The Diamond Wedding of Jesse & Sarah Sewell
by Diana Kennedy
This article was originally published in the December 2003 edition of Soul Search, the journal of The Sole Society
On 15th February 1932 Jesse and Sarah Sewell celebrated their Diamond wedding. According to Essex newspapers they received both Royal and Civic congratulations. The letter from Buckingham Palace read:
The King and Queen are much interested to hear that you and Mrs Sewell are celebrating your Diamond Wedding Day on Monday next, and desire me to convey to you their sincere congratulations on this great anniversary in your lives, and their best wishes for a very happy anniversary.
Jesse Sewell was born 23 February 1848 in Knodishall, Suffolk. He was the son of James Sewell and Rebecca nee Gibbs and grandson of John Sewell born 1785 in Snape, Suffolk and Elizabeth nee Kent. Jesse’s grandfather and father were well known farmers in the Knodishall area. His father James was killed by wounds received accidentally from a shotgun in 1849 and Jesse and his two sisters and three brothers were raised by their mother a shopkeeper in Leiston (1851 and 1861 census).
Jesse became an engine fitter serving his apprenticeship at the Garretts engineering works at Leiston, Suffolk. Jesse met his future wife, Sarah Churchyard born, 1851 Benhall, Suffolk, in the Congregational Church Choir where they were both members. Jesse and Sarah married on 15th February 1872 at St Margaret’s Leiston, Suffolk. In 1890 the couple moved to Colchester in Essex.
Both Jesse and Sarah became members of the Society of Friends (Quakers) and were involved with the Adult School movement in Essex and Suffolk. Jesse set up a class for men at the Hythe branch and Sarah was founder and President of a class for women at Myland. In 1894 Sarah was returned as a Guardian for the South Ward of Colchester and for the next twenty years devoted her energy’s to children. Due to her exertions orphaned children of the ‘House’ were boarded out instead of being kept in institutions, she believed that children should have a home life influence.
In the Great War 1914-1918 both Jesse and Sarah were actively engaged in social work among the troops. The Society of Friends being the first to open their rooms in Sir Isaac’s Walk for evening recreation for the soldiers. Both were interested in politics and were enthusiasts of Liberalism and worked to return Sir Weetham Pearson, later Viscount Cowdray to Parliament.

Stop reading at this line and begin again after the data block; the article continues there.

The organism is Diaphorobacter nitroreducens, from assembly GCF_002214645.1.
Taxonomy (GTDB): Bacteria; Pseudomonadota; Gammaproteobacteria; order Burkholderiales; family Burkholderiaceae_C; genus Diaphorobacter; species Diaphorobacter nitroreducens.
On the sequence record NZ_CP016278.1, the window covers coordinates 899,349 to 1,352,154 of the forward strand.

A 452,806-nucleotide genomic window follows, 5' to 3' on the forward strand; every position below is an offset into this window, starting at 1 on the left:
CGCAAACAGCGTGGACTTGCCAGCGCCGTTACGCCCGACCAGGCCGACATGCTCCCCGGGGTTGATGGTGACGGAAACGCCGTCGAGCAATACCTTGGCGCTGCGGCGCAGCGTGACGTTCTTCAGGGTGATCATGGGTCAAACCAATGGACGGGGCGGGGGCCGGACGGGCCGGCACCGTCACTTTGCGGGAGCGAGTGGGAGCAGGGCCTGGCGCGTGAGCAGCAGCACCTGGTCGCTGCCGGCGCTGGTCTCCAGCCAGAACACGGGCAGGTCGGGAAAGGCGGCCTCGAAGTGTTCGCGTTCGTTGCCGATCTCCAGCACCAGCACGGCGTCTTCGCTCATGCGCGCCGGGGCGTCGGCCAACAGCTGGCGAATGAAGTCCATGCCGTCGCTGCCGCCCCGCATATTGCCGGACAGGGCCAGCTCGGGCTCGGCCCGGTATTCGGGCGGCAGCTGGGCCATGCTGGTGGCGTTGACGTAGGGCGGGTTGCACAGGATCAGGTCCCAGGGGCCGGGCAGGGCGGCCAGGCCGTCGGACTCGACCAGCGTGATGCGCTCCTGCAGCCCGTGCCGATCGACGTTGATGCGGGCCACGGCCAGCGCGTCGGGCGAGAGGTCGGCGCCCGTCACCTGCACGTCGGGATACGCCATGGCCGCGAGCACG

Jesse and Sarah had seven children, five girls and two boys. Florence Ada born 1873, a Matrons Assistant (1901 census). Margaret Eveline born 1874 a Hospital nurse (1901 census). Gertrude Augusta born 1876 married Ernest Henry Barritt, Gertrude and her husband Ernest were both interested in local politics and became Mayor and Mayoress of Colchester 1904. On July 28th 1904 they were present at the inauguration of the Trams in Colchester. Mary Helen born 1877, Edward Jesse born 1879. Frank Theodore born 1881 a Steam fitter (1901 census) and Edith born 1883 a Post Office Telegraph worker (1901 census)
At the Diamond Wedding celebrations were the four surviving children, 5 grandchildren and 3 Great grandchildren of the couple. One Granddaughter unable to get a train in time to the celebrations, due to her work commitments, paid a ‘Flying visit’. As a member of the Hanworth Flying Club she went to the club and accompanied by an instructor pilot flew to Colchester in a Puss Moth.
Jessie and Sarah both died 1935 at Colchester
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